Moxi Z Applied to Assessing Algal Growth
Measurement of algal growth parameters such as cell size, cell number, and growth rate is important for confirming optimal growth conditions and culture health. One of the best ways to simultaneously assess algal culture health is to take a series of cell size and number measurements during their growth cycle. The simplest method to do this is to use the Coulter Principle.
Other methods such as combining spectrophotometry (light scattering or absorbance assays) with manual hemocytometer counts are slow, cumbersome, and difficult to perform quickly, especially in the field. Until recently, simultaneously measuring cell size and number with the Coulter Principle required expensive stationary equipment. These systems were inaccessible for many laboratories and not amenable for field measurements.
Many algal species do not undergo binary fission, especially the model algal Chlamydomonas reinhardtii, which instead undergoes multiple fission, where cell growth and division are uncoupled. Moreover, being photosynthetic, many algal species, including Chlamydomonas, synchronize their cell cycles to the availability of light and divide in the dark. Consequently, when growing, Chlamydomonas cell numbers remains unchanged while cell size increases as much as 10-fold in a single day (Figure 3A).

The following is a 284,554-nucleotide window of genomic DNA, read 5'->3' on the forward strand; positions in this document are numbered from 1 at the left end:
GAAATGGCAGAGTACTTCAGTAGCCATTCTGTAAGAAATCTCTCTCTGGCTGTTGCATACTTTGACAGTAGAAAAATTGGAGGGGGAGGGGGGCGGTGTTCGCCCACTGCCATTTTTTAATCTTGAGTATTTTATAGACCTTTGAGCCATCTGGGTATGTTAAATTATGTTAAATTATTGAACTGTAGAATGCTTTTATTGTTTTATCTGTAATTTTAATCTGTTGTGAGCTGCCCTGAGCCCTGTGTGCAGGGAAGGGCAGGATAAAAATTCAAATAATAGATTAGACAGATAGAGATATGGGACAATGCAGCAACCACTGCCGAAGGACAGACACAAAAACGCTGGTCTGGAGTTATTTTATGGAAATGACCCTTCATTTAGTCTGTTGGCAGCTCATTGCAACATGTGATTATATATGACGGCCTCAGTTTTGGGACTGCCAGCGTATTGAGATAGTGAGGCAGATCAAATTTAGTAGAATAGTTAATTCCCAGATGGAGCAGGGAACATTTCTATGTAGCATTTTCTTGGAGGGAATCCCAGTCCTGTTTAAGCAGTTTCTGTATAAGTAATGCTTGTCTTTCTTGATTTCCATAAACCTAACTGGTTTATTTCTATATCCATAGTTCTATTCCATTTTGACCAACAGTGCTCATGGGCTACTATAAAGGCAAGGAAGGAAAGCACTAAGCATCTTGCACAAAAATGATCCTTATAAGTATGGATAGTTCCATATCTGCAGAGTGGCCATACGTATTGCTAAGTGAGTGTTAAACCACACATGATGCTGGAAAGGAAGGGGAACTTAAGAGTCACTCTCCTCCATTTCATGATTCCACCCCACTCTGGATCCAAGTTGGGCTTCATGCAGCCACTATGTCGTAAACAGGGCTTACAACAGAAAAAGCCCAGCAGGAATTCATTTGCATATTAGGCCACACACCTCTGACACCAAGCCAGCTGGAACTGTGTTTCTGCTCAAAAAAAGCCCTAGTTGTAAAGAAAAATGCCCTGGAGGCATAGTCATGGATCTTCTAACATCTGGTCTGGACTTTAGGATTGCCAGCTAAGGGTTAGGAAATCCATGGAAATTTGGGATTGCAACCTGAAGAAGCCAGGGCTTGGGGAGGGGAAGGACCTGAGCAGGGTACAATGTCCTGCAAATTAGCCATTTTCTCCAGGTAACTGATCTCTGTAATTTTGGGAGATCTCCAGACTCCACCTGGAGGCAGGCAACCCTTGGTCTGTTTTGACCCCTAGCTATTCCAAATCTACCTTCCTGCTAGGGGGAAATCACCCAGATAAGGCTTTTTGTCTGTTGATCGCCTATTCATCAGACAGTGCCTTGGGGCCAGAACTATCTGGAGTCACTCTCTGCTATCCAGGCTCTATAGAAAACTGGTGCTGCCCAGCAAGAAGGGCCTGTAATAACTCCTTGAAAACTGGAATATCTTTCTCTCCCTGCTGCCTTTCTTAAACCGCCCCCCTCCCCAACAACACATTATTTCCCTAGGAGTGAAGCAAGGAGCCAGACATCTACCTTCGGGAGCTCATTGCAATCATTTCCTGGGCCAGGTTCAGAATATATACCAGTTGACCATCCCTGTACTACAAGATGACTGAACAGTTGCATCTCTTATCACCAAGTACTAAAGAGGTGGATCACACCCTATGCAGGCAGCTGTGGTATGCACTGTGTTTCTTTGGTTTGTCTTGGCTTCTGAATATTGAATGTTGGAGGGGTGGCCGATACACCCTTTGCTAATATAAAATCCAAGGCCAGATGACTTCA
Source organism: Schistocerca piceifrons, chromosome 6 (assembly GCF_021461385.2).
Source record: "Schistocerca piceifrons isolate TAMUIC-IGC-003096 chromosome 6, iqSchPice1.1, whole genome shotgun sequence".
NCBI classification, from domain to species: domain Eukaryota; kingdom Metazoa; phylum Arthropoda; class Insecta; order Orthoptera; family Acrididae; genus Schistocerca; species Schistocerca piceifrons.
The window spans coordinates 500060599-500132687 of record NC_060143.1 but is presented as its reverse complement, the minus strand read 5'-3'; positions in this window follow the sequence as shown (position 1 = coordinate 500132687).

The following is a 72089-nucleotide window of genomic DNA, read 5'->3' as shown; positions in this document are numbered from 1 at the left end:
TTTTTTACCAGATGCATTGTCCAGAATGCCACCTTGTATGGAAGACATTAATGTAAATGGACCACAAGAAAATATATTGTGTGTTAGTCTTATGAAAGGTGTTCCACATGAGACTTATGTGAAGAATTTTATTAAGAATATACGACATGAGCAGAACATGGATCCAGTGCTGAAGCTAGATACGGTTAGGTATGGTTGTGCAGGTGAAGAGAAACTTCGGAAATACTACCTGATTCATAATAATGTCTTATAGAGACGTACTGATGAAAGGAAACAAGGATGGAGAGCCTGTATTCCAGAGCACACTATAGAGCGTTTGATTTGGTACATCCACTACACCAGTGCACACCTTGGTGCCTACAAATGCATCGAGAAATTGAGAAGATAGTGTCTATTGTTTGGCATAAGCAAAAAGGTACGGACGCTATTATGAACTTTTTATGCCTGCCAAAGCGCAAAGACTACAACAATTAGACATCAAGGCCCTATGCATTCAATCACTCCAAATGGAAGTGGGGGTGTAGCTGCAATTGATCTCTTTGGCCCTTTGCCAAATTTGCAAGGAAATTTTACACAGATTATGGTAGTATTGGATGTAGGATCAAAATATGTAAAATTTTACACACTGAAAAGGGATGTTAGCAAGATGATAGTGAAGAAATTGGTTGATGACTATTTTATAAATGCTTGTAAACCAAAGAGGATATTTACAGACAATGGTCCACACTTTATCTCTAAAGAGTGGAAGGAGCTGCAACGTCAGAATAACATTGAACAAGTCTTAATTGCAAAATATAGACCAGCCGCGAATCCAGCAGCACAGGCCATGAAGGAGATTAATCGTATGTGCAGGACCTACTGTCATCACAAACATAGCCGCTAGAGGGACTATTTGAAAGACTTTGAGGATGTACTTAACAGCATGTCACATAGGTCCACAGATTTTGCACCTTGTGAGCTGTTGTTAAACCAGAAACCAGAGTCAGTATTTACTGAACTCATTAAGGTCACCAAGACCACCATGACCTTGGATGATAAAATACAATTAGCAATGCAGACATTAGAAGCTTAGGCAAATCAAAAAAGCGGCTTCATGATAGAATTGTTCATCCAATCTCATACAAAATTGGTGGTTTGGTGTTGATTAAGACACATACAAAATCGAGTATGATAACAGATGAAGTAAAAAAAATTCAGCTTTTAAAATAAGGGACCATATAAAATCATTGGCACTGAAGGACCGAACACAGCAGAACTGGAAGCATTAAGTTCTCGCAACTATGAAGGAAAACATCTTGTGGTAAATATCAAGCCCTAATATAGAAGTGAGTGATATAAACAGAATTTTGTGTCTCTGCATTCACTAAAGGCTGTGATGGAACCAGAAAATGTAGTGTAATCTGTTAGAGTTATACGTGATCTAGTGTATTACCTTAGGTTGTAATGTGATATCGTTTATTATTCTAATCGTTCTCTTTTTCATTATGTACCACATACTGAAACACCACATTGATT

Measurement of the growth of Chlamydomonas during light cycles is best performed with the Coulter method. The Moxi Z is being applied as an inexpensive portable instrument for measuring cell number and sizes in the laboratory at Kansas State University.
For example, in Figure 3A, a synchronous culture of Chlamydomonas was sampled just as growth had initiated and then six hours later of a total, 14 hour, growth cycle. While the number of cells in the synchronous sample has not changed (determined by the Moxi Z as 3.51e5 cells/mL), the volume of the cells has changed from ~50 µm3 to ~320 µm3, a fivefold increase in cell size in six hours.
In addition to being a valuable tool for measuring Chlamydomonas growth rates, the Moxi Z can also be used for determining physiological differences between species. For example the author’s lab also uses Chlamydomonas and a closely related colonial multicellular alga, Gonium pectorale, as a model system for multicellular evolution.
Chlamydomonas is a unicellular strain, while Gonium species are colonies of Chlamydomonas-like cells that remain attached through cytoplasmic bridges (see micrograph insets). The lab uses a variety of Gonium strains in the course of research. Using the Moxi Z, it is straightforward to determine if a particular culture is in fact Gonium.
The Moxi Z is also ideal for characterizing Gonium colony size and cells per colony. For example, Figure 3B shows the corresponding size profiles on the Moxi Z (Figure 3B blue versus green). From these data, the Gonium strain is ~850 µm3, suggesting it is composed of 8 cells of ~110 µm3, a fact confirmed by microscopy.